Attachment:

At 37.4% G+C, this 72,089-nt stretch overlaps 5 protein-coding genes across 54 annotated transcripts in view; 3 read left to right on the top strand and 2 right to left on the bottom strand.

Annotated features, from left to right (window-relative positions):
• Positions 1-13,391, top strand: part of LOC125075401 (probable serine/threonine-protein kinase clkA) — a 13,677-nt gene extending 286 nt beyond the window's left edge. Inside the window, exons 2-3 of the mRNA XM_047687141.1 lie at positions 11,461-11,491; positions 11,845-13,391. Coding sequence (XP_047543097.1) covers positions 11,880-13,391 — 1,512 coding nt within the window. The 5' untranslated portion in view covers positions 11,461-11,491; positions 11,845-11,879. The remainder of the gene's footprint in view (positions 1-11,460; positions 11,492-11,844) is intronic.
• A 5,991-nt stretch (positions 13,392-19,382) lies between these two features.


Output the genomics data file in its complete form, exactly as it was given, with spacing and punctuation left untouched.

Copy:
At 37.4% G+C, this 72,089-nt stretch overlaps 5 protein-coding genes across 54 annotated transcripts in view; 3 read left to right on the top strand and 2 right to left on the bottom strand.

Annotated features, from left to right (window-relative positions):
• Positions 1-13,391, top strand: part of LOC125075401 (probable serine/threonine-protein kinase clkA) — a 13,677-nt gene extending 286 nt beyond the window's left edge. Inside the window, exons 2-3 of the mRNA XM_047687141.1 lie at positions 11,461-11,491; positions 11,845-13,391. Coding sequence (XP_047543097.1) covers positions 11,880-13,391 — 1,512 coding nt within the window. The 5' untranslated portion in view covers positions 11,461-11,491; positions 11,845-11,879. The remainder of the gene's footprint in view (positions 1-11,460; positions 11,492-11,844) is intronic.
• A 5,991-nt stretch (positions 13,392-19,382) lies between these two features.